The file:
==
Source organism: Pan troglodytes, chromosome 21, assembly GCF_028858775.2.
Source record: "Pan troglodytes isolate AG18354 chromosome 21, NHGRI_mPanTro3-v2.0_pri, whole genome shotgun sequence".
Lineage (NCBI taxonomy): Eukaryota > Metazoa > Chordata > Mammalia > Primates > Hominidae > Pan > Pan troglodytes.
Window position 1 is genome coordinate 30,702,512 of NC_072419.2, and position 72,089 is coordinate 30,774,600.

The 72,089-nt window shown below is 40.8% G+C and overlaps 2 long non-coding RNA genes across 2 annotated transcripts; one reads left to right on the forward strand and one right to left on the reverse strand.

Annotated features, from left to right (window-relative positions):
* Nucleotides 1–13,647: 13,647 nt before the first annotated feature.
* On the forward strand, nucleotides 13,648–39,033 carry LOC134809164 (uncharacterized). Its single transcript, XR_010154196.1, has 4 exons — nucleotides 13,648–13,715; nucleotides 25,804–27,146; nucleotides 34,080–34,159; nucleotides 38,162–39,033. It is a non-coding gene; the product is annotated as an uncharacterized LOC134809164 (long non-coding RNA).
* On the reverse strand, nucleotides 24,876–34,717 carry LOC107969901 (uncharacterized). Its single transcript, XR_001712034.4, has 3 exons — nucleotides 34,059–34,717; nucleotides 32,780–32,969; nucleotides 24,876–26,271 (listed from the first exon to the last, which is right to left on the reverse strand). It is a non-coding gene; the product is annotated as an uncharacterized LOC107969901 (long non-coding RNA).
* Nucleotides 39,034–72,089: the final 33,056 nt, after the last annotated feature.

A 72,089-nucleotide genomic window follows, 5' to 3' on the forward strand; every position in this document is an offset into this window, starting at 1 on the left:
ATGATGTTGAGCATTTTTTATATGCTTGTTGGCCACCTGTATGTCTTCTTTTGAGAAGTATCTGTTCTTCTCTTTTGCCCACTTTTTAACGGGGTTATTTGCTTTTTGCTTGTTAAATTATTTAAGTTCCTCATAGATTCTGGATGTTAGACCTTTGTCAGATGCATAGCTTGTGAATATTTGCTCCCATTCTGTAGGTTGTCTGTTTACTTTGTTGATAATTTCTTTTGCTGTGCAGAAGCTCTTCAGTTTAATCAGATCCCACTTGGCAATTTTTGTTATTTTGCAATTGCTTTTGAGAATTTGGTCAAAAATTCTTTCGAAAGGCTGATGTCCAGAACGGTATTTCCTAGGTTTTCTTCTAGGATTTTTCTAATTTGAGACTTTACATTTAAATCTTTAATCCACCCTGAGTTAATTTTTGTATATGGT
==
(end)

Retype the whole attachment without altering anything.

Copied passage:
Source organism: Pan troglodytes, chromosome 21, assembly GCF_028858775.2.
Source record: "Pan troglodytes isolate AG18354 chromosome 21, NHGRI_mPanTro3-v2.0_pri, whole genome shotgun sequence".
Lineage (NCBI taxonomy): Eukaryota > Metazoa > Chordata > Mammalia > Primates > Hominidae > Pan > Pan troglodytes.
Window position 1 is genome coordinate 30,702,512 of NC_072419.2, and position 72,089 is coordinate 30,774,600.

The 72,089-nt window shown below is 40.8% G+C and overlaps 2 long non-coding RNA genes across 2 annotated transcripts; one reads left to right on the forward strand and one right to left on the reverse strand.

Annotated features, from left to right (window-relative positions):
* Nucleotides 1–13,647: 13,647 nt before the first annotated feature.
* On the forward strand, nucleotides 13,648–39,033 carry LOC134809164 (uncharacterized). Its single transcript, XR_010154196.1, has 4 exons — nucleotides 13,648–13,715; nucleotides 25,804–27,146; nucleotides 34,080–34,159; nucleotides 38,162–39,033. It is a non-coding gene; the product is annotated as an uncharacterized LOC134809164 (long non-coding RNA).
* On the reverse strand, nucleotides 24,876–34,717 carry LOC107969901 (uncharacterized). Its single transcript, XR_001712034.4, has 3 exons — nucleotides 34,059–34,717; nucleotides 32,780–32,969; nucleotides 24,876–26,271 (listed from the first exon to the last, which is right to left on the reverse strand). It is a non-coding gene; the product is annotated as an uncharacterized LOC107969901 (long non-coding RNA).
* Nucleotides 39,034–72,089: the final 33,056 nt, after the last annotated feature.

A 72,089-nucleotide genomic window follows, 5' to 3' on the forward strand; every position in this document is an offset into this window, starting at 1 on the left:
ATGATGTTGAGCATTTTTTATATGCTTGTTGGCCACCTGTATGTCTTCTTTTGAGAAGTATCTGTTCTTCTCTTTTGCCCACTTTTTAACGGGGTTATTTGCTTTTTGCTTGTTAAATTATTTAAGTTCCTCATAGATTCTGGATGTTAGACCTTTGTCAGATGCATAGCTTGTGAATATTTGCTCCCATTCTGTAGGTTGTCTGTTTACTTTGTTGATAATTTCTTTTGCTGTGCAGAAGCTCTTCAGTTTAATCAGATCCCACTTGGCAATTTTTGTTATTTTGCAATTGCTTTTGAGAATTTGGTCAAAAATTCTTTCGAAAGGCTGATGTCCAGAACGGTATTTCCTAGGTTTTCTTCTAGGATTTTTCTAATTTGAGACTTTACATTTAAATCTTTAATCCACCCTGAGTTAATTTTTGTATATGGT